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* U.S. 30-year bond yields also fall, near 12-month lows
* German Bund yields down on the day, weigh on Treasury yields
* Month-end buying continues
NEW YORK, May 28 (Reuters) - Yields on benchmark U.S. 10-year Treasury notes dropped to their lowest in nearly 11 months on Wednesday, undermined by falls in the German bond market following weak data and more month-end buying from institutional investors.
German 10-year Bund yields were down on Wednesday at 1.337 percent. Yields fell after an unexpected increase in German unemployment and a deceleration in the euro zone money supply. The data reinforced expectations that the European Central Bank will introduce further stimulus at next month's meeting.
The rally in Bunds spilled over into U.S. Treasuries, which saw 10-year note yields tumble to their lowest since early July. U.S. 30-year bond yields also fell, to near 12-month lows.
Buying by institutional investors for month-end extensions has also boosted the market, especially as there were new U.S. 10-year note and 30-year bond issues this month.
"The month-end extensions are part of the Treasury rally and the word is it's larger than usual," said Jeffrey Young, interest rate strategist at Nomura Securities in New York.
According to traders, the Barclays' Treasury index is estimated to extend out 0.125 years, which is the highest since March 2011. One fixed-income analyst said the normal extension is between 0.05-0.08 years.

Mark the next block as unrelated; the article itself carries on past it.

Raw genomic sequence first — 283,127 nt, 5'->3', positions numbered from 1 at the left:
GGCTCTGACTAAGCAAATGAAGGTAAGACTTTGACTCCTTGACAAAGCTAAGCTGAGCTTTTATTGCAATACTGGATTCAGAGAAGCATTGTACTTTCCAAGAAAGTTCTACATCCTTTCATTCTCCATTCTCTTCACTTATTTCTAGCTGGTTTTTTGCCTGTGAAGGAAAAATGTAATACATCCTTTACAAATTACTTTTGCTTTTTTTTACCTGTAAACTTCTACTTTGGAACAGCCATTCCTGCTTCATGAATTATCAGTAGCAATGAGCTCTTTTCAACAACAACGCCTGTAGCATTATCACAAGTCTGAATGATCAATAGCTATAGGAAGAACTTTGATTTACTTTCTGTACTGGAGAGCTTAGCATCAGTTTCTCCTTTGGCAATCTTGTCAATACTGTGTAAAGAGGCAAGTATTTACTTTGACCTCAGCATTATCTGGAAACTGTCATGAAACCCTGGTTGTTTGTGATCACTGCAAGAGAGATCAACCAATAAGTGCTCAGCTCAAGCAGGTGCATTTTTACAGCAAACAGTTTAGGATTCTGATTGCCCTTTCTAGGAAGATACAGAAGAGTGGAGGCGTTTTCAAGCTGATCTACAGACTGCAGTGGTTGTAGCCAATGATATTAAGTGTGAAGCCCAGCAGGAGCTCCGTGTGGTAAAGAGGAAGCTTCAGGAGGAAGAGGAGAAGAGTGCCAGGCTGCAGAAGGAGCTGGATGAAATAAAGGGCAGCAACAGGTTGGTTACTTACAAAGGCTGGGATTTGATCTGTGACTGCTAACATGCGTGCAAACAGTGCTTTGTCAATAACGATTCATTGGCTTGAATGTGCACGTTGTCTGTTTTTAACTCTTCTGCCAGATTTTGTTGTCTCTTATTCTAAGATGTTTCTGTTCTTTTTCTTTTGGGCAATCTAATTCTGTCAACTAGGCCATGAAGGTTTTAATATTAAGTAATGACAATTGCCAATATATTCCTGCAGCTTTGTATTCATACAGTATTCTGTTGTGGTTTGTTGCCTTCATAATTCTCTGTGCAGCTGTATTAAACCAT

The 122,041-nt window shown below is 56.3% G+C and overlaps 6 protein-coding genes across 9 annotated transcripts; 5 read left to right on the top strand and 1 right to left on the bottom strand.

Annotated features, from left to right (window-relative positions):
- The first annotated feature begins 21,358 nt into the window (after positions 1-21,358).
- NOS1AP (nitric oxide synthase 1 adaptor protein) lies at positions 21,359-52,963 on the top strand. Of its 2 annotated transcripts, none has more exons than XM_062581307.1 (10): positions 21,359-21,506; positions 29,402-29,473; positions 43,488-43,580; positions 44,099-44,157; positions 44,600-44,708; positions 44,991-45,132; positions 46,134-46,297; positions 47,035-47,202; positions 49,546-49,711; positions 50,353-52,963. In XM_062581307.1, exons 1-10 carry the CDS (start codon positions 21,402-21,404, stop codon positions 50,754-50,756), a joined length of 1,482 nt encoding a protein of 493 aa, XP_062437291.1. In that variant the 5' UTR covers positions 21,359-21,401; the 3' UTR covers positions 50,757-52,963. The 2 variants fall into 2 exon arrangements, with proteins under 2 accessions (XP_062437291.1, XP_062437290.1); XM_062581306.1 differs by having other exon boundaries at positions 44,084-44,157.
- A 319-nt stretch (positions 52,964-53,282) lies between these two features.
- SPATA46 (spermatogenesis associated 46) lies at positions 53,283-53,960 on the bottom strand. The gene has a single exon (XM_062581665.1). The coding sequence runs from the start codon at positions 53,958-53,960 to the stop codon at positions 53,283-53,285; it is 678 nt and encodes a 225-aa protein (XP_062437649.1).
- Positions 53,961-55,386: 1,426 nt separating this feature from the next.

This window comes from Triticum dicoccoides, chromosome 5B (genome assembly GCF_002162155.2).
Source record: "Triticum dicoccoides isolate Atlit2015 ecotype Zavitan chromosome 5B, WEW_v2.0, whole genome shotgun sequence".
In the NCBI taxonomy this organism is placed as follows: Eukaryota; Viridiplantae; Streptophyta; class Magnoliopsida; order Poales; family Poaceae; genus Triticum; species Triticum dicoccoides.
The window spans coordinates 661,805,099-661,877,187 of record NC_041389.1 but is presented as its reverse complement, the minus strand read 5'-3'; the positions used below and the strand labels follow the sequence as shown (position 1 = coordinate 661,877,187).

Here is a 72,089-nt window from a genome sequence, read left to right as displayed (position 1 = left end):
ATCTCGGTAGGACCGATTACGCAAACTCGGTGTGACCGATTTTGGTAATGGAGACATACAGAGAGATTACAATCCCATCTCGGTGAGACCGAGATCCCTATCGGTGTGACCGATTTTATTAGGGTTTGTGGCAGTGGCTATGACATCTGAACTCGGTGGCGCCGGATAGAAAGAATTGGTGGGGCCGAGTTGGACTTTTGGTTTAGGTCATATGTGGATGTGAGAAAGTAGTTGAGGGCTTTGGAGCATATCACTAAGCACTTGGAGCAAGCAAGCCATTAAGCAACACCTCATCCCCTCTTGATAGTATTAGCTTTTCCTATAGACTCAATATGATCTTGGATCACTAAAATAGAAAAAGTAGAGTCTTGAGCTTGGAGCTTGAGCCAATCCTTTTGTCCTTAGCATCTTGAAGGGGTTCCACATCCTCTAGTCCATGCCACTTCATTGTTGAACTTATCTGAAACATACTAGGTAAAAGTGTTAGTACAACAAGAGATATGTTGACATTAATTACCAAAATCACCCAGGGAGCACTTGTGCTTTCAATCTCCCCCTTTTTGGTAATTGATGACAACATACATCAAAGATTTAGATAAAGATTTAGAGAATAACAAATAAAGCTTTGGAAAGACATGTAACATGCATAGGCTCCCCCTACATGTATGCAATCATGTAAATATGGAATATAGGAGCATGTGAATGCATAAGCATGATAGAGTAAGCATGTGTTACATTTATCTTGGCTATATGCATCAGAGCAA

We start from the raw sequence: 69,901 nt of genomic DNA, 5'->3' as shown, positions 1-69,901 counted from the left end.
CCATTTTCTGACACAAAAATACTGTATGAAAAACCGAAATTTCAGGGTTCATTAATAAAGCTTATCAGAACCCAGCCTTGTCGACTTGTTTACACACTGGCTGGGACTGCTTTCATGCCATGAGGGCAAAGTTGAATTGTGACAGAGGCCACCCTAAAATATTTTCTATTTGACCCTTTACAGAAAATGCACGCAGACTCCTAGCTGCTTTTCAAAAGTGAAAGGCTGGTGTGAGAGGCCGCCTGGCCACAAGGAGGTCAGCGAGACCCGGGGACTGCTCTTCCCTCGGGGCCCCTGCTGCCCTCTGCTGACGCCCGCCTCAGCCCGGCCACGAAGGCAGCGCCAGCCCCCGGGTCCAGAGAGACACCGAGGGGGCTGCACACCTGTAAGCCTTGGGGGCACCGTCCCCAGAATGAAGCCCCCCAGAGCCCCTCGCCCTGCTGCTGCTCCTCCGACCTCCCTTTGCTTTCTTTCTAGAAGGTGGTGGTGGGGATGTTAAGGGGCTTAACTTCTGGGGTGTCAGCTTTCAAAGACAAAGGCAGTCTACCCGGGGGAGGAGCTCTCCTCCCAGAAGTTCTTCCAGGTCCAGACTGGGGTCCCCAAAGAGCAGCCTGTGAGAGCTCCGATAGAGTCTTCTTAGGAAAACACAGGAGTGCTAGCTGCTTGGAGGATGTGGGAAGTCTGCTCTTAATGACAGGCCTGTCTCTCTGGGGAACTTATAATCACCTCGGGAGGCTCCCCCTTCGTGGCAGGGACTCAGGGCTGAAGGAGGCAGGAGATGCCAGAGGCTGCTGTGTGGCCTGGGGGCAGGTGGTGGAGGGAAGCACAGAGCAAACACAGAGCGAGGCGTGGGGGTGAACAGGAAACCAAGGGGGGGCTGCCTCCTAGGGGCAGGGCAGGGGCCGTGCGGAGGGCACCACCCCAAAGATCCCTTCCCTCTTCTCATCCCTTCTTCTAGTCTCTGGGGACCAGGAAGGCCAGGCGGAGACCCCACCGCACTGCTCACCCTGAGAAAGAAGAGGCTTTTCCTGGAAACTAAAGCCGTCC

In late trading, prices on 30-year Treasury bonds were up more than a point to yield 3.290 percent, from 3.364 percent late Tuesday. U.S. 30-year yields hit a low of 3.286 percent, the lowest since around mid-June last year.
Benchmark 10-year U.S. Treasury notes were up 22/32 in price to yield 2.439 percent, from 2.518 percent on Tuesday. Yields touched a low of 2.434 percent, their weakest level since early July 2013.
Earlier in the session, German unemployment data showed its strongest monthly rise in over five years in May to 2.905 million jobless on a seasonally-adjusted basis. That caused a rally in Bunds that ultimately boosted Treasuries
"There's still some global weakness that foreign investors are concerned about and that's why we're seeing foreign interest in our bond market," said Dan Heckman, senior fixed income strategist at U.S. Bank Wealth Management in Kansas City. "The longer this persists, the more concerned we should be."
Meanwhile, Treasury's 5-year auction was fairly decent, especially given Wednesday's rally in the market and also the fact that it competed directly with the $13 bln 2-year floating rate notes.
The note's high yield came slightly above the bids just before the deadline, stopping at 1.513 percent. There were more than $95.6 bln in bids for a 2.73 cover, a bit below last month's 2.79, but a little above the 2.65 average. Indirect bidders, which includes foreign central banks, accepted 50.4 percent, better than April's 44.9 percent. (Editing by Chizu Nomiyama and Nick Zieminski)